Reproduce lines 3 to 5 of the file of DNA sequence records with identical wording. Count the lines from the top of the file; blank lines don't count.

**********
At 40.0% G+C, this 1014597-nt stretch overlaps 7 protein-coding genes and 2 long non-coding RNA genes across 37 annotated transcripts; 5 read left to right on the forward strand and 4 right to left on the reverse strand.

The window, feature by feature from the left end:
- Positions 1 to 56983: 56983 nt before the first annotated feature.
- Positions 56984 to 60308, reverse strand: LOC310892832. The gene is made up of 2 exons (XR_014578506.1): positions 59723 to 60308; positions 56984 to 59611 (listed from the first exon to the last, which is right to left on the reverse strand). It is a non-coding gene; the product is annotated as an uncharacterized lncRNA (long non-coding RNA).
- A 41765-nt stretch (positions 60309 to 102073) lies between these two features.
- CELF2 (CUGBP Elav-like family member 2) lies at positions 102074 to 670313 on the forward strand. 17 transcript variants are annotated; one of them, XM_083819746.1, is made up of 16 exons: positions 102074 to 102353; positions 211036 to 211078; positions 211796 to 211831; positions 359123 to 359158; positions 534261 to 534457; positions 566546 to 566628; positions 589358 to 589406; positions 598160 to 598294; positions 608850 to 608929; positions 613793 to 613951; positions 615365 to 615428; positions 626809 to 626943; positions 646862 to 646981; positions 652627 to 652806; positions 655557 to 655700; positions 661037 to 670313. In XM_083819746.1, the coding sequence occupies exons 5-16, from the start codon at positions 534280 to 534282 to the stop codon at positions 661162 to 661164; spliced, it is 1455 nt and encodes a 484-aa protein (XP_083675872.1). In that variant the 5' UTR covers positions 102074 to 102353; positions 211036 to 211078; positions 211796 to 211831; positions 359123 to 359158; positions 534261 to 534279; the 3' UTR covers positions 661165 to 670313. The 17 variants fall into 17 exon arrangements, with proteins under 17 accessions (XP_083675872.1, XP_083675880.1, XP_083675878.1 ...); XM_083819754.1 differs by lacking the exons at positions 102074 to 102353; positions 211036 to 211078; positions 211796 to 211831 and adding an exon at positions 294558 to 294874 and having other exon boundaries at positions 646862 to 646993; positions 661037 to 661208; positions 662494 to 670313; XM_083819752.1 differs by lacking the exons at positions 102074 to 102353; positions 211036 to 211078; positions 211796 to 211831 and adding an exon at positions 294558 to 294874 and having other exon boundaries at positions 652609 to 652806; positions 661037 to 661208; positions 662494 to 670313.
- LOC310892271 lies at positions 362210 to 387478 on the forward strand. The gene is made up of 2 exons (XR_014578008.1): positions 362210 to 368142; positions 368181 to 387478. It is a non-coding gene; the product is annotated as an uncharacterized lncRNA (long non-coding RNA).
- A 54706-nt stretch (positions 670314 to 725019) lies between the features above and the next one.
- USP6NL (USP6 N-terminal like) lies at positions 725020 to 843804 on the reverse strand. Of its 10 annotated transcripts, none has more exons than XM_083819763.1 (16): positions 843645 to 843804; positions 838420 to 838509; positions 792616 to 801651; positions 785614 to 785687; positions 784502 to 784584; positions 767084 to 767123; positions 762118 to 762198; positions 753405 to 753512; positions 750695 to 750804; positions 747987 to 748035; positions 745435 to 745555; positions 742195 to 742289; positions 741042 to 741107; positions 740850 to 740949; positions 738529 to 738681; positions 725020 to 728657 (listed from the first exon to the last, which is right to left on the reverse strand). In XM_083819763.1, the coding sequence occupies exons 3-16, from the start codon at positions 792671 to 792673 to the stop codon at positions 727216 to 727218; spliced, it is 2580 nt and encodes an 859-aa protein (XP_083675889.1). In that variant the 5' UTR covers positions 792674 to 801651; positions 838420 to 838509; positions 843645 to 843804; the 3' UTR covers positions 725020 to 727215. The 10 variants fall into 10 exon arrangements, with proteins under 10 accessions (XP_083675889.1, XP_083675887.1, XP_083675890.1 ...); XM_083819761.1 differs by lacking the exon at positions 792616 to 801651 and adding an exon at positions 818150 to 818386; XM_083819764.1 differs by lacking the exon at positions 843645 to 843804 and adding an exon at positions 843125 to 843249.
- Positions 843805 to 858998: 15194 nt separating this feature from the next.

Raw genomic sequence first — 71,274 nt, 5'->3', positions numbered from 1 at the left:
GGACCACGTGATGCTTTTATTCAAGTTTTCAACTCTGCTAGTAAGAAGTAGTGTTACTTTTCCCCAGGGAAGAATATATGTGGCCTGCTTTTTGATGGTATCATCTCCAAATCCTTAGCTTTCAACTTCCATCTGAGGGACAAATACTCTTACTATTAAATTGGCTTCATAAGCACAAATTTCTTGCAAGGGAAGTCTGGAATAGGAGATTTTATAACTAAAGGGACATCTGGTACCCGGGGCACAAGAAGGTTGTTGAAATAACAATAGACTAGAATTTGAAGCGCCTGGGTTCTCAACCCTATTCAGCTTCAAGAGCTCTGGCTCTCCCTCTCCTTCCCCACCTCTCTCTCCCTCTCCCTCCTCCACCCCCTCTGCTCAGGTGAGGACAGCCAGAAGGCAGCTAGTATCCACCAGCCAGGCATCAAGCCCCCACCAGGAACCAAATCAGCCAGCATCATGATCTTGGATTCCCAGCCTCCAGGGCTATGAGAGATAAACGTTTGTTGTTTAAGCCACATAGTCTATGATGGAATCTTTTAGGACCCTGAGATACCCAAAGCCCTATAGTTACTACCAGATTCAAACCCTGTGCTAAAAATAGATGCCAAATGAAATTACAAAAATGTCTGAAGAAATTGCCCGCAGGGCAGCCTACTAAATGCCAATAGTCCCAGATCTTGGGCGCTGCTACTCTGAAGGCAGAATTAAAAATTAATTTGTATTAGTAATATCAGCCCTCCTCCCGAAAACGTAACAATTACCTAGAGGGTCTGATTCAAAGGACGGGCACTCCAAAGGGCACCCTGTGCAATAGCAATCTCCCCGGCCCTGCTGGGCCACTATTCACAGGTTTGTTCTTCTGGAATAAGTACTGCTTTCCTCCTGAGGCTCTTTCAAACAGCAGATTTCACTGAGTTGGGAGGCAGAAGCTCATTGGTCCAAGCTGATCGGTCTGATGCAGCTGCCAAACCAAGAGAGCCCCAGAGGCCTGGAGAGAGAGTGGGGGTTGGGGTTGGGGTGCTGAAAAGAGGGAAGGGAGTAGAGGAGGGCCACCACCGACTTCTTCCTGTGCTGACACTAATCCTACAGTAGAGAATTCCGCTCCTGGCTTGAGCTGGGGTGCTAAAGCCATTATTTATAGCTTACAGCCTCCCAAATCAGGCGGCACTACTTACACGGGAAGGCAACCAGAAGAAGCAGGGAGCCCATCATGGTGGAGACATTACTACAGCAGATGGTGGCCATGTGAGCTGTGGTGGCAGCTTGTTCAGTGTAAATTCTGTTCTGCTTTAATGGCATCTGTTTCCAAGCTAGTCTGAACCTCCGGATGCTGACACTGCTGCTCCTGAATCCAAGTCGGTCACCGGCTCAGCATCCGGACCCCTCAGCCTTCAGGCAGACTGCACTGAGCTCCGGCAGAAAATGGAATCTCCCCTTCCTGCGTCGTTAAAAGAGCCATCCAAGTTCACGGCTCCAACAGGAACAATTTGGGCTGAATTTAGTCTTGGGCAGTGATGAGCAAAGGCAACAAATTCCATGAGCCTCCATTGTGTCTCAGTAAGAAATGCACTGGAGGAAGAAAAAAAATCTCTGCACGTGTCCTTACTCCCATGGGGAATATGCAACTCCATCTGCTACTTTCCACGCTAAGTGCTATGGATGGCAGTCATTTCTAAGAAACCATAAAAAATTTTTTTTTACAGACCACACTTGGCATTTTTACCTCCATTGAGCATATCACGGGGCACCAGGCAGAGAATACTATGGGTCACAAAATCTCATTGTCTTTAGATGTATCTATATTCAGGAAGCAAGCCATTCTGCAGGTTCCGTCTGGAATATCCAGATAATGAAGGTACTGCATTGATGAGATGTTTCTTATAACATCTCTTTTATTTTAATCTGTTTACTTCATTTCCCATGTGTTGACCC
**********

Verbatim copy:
- Positions 1 to 56983: 56983 nt before the first annotated feature.
- Positions 56984 to 60308, reverse strand: LOC310892832. The gene is made up of 2 exons (XR_014578506.1): positions 59723 to 60308; positions 56984 to 59611 (listed from the first exon to the last, which is right to left on the reverse strand). It is a non-coding gene; the product is annotated as an uncharacterized lncRNA (long non-coding RNA).
- A 41765-nt stretch (positions 60309 to 102073) lies between these two features.